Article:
If you’ve seen Hope Communities in Bloom (CiB) chairperson Victor Smith after the Chainsaw Carving Competition last week, you would have noticed that he got a little tanned.
That’s because he and about 10 other volunteers spent multiple days putting together the competition, which he said was at its busiest on Saturday. On Saturday, a full showing of vendors, the Great Fraser River Salmon BBQ Competition and partner events hosted by Envision Financial, University of the Fraser Valley and Hope Mountain Centre drew big crowds to Memorial Park.
Three judges awarded the top three prizes to Chris Foltz, Jacob Lucas and Mark Colp, in descending order. The people, on the other hand, decided to pick Ryan Cook to receive the People’s Choice award.
Smith said that judges awarded the top prize to Foltz because his seams were of a high quality, his cuts were “nice and clean and sharp,” and his carving had good contrast with burning and clear coat.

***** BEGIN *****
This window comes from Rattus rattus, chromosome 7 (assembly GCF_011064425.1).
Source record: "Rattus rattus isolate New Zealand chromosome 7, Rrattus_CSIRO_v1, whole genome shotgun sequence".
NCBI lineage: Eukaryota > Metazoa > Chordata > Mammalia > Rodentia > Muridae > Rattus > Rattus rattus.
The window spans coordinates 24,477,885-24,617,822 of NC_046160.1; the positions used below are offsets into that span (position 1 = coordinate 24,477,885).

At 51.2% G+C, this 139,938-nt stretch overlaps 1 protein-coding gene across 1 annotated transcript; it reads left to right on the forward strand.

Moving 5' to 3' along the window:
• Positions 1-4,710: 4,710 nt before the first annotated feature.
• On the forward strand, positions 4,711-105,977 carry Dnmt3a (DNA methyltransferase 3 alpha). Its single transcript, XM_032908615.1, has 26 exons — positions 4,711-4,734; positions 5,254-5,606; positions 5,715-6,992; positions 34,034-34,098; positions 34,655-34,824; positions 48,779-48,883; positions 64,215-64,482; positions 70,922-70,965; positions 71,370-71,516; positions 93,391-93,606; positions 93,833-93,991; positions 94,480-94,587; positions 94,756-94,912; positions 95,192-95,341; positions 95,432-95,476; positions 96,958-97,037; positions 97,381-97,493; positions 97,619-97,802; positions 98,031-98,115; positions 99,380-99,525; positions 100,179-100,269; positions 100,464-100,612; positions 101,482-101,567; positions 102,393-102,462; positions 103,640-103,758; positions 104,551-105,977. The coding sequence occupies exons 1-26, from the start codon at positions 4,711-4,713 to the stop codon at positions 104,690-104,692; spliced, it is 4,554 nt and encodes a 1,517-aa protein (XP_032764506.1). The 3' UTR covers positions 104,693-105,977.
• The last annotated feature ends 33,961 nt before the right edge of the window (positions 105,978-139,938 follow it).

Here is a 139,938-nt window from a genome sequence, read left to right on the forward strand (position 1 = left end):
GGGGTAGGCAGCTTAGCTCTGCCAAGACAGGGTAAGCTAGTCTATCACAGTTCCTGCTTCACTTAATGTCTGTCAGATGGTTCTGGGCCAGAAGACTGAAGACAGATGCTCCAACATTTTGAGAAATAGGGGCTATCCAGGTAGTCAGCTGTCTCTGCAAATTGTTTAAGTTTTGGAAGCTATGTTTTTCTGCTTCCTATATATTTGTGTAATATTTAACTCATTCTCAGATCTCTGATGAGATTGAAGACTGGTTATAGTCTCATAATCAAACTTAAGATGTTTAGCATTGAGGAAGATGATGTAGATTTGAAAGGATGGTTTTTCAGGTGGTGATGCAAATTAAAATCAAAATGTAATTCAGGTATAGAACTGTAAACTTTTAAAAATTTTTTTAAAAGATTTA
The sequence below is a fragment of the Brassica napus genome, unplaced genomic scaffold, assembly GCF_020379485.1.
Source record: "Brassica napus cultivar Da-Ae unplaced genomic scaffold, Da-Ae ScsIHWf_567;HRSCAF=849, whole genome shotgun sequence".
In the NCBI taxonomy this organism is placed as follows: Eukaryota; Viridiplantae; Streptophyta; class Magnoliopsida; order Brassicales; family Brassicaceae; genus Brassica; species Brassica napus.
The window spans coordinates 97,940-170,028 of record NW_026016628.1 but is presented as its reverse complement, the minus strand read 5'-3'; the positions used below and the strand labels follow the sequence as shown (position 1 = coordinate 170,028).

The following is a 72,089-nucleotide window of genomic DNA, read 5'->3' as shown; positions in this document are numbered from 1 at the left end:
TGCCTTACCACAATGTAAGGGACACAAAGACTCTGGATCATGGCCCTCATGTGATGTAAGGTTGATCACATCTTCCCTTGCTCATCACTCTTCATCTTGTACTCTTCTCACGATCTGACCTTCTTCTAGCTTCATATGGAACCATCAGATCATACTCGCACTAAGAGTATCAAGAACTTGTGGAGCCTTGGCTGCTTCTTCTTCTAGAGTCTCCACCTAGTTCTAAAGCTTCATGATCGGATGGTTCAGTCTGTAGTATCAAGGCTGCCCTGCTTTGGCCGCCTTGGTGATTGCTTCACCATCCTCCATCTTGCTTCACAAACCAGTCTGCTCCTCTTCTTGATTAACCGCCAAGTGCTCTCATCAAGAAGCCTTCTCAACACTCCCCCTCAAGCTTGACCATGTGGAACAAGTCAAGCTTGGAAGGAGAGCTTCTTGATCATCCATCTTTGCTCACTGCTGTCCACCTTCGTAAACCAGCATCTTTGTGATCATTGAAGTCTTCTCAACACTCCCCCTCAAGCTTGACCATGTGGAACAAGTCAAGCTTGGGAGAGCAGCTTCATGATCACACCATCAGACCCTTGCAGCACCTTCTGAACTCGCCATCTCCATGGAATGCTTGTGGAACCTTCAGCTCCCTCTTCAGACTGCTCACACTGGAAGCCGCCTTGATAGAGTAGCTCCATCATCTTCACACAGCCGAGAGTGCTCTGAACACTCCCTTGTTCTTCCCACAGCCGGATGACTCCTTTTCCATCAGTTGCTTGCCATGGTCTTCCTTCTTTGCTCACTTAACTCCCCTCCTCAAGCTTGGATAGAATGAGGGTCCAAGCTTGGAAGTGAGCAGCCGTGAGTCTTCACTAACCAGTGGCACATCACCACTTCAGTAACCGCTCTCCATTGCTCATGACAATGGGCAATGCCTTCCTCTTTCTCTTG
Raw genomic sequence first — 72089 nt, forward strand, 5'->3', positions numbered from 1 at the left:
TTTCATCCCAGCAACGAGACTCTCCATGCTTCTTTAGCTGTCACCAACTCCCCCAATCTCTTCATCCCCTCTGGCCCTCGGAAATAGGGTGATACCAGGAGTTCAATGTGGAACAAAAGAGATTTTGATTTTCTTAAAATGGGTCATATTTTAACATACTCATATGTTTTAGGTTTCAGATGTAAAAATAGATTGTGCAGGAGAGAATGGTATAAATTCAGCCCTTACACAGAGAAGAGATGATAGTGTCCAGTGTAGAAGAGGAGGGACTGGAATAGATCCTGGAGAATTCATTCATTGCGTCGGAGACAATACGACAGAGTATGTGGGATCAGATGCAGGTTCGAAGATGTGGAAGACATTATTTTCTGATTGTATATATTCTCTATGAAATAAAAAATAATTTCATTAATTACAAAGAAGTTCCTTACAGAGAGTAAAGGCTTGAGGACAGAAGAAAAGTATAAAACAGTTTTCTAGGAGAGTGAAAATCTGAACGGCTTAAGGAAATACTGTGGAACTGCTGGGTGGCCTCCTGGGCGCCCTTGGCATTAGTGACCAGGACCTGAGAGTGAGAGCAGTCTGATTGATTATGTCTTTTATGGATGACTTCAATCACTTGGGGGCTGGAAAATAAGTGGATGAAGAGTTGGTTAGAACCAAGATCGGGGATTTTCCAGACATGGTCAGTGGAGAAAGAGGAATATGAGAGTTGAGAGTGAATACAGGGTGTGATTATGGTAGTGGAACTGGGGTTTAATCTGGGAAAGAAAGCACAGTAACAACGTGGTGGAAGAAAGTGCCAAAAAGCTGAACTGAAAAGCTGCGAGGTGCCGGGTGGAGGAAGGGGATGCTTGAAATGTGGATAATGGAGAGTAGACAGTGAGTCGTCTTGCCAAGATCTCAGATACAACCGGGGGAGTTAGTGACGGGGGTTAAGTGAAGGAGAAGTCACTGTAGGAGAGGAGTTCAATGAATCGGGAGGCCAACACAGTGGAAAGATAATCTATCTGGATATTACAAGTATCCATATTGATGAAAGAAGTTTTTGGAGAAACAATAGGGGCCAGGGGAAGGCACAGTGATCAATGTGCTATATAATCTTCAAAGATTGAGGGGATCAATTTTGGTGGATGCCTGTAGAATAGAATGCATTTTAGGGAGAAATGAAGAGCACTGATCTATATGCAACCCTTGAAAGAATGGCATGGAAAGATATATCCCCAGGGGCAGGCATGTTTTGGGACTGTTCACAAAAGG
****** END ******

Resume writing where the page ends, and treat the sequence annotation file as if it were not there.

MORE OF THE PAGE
“When he does the finish coat, he uses the Minwax (varnish) that we use, but he also, per gallon, puts in a quart of mineral oil, which then causes it to soak in better, which gives it better life for the carving,” said Smith. “It makes it easier for us to do the maintenance down the road.”
As to why the people’s choice award went to Cook, Smith said that people liked the Lion King carving Cook made.
“People love that because people just said, ‘Awwww,’ and kids and all that recognize that,” said Smith. “When we do the voting, we want everybody to vote so we’d give a vote to a kid and you don’t tell anybody and make the vote.”
Asked if the Chainsaw Carving Competition was affected by the wildfires, Smith said that he had to source wood locally.
“Where we had got wood before, there were fires going on in the area, so we definitely had to reinvent where we got the wood from,” said Smith.
Several carvings from the event will go around Hope, including one near the Fraser Bridge.
“We haven’t had one for quite a while there, so we want to put one up there,” said Smith.
All money raised at the event will go back into the community through CiB’s projects, such as the train conductor bear on Sixth Avenue and the Mile Zero stone carving where Sixth Avenue intersects with the Old Hope Princeton Way.
“There will be storyboards in there and then we’re going to put a milepost up with different places in the world and it will be solar powered,” said Smith. “Expect that to come in the next 60 days.”